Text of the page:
Column: New changes to National School Lunch Program food for thought


When my children were younger, they’d bring home a big packet of forms each year from their schools with instructions for me to fill them out so they could turn them in.

Routinely, the packet included an application for the federal government’s National School Lunch Program. Signed into law in 1946 by President Harry Truman as a “national security” measure, its goal was to provide children from poor families the nutrition they needed to sit through a day of school and learn.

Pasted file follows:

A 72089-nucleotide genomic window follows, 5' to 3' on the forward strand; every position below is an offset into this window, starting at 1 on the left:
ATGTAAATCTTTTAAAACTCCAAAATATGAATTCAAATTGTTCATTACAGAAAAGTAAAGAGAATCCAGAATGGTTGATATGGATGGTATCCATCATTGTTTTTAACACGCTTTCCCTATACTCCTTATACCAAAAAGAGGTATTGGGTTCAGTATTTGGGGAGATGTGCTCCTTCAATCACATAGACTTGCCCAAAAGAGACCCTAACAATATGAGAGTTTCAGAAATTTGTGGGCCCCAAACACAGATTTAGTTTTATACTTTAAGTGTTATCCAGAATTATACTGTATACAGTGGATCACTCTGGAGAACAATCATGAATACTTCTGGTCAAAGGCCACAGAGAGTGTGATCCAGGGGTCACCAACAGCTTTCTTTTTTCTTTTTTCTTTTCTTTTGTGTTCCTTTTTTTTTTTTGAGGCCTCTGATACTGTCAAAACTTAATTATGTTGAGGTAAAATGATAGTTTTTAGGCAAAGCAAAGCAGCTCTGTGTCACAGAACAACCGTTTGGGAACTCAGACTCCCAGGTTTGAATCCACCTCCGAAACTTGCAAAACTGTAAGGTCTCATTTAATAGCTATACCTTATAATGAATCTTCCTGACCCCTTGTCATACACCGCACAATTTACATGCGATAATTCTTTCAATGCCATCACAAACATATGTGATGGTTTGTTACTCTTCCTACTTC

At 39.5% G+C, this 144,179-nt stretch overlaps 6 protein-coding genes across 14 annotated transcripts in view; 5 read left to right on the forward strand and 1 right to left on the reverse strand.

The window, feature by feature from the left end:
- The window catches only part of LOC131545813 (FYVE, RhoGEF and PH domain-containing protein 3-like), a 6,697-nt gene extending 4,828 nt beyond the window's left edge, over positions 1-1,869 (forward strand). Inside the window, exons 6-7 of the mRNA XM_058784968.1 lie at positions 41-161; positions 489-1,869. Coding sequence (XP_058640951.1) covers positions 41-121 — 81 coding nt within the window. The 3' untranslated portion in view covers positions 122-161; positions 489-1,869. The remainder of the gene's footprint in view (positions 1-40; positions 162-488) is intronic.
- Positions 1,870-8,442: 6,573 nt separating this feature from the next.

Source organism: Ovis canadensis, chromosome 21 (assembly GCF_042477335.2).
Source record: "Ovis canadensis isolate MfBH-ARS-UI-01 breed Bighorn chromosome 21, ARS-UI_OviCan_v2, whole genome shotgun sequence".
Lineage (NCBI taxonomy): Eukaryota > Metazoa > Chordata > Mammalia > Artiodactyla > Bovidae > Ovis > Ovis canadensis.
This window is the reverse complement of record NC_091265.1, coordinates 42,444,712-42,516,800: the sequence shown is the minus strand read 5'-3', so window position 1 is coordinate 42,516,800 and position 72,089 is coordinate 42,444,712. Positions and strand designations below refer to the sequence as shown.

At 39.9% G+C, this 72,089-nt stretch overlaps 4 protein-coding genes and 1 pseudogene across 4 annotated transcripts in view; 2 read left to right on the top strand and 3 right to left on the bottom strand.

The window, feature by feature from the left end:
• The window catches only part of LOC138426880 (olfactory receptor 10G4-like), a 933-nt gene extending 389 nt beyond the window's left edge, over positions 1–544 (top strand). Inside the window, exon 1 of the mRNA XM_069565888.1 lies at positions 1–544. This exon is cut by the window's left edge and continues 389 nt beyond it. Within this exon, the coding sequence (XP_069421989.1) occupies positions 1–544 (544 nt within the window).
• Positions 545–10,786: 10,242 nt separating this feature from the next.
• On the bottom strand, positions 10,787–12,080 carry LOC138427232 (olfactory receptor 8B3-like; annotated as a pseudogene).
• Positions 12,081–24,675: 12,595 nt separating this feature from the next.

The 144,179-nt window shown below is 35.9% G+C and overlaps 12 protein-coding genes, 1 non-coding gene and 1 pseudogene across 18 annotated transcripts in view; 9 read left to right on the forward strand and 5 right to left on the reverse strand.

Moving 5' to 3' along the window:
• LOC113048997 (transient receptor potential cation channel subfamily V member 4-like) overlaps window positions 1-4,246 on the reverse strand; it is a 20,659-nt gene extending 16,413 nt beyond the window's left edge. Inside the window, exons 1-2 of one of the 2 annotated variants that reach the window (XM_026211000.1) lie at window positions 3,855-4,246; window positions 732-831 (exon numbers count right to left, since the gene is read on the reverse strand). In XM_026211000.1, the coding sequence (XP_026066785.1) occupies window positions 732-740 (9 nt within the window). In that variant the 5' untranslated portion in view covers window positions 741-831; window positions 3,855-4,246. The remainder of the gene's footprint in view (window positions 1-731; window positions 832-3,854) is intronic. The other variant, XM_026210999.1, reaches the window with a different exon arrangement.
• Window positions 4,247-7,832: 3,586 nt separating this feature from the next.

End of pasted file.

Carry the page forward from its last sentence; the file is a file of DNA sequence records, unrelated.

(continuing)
Routinely, I tossed the application into the trash. My income, though modest, put me well above the 130 percent of the federal poverty level needed to qualify. But had I filled it out, I could have falsely reported my income with likely little repercussion, enrolled in the federal lunch program and gotten my children free meals every day.

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